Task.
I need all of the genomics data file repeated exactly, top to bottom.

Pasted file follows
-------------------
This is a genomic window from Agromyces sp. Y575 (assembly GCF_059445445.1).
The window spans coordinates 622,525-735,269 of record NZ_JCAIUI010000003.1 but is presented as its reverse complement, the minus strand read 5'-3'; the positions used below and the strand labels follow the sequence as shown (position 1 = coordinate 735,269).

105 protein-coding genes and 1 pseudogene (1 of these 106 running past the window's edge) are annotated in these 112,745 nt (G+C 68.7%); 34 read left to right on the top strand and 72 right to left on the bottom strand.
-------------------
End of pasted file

This is a genomic window from Agromyces sp. Y575 (assembly GCF_059445445.1).
The window spans coordinates 622,525-735,269 of record NZ_JCAIUI010000003.1 but is presented as its reverse complement, the minus strand read 5'-3'; the positions used below and the strand labels follow the sequence as shown (position 1 = coordinate 735,269).

105 protein-coding genes and 1 pseudogene (1 of these 106 running past the window's edge) are annotated in these 112,745 nt (G+C 68.7%); 34 read left to right on the top strand and 72 right to left on the bottom strand.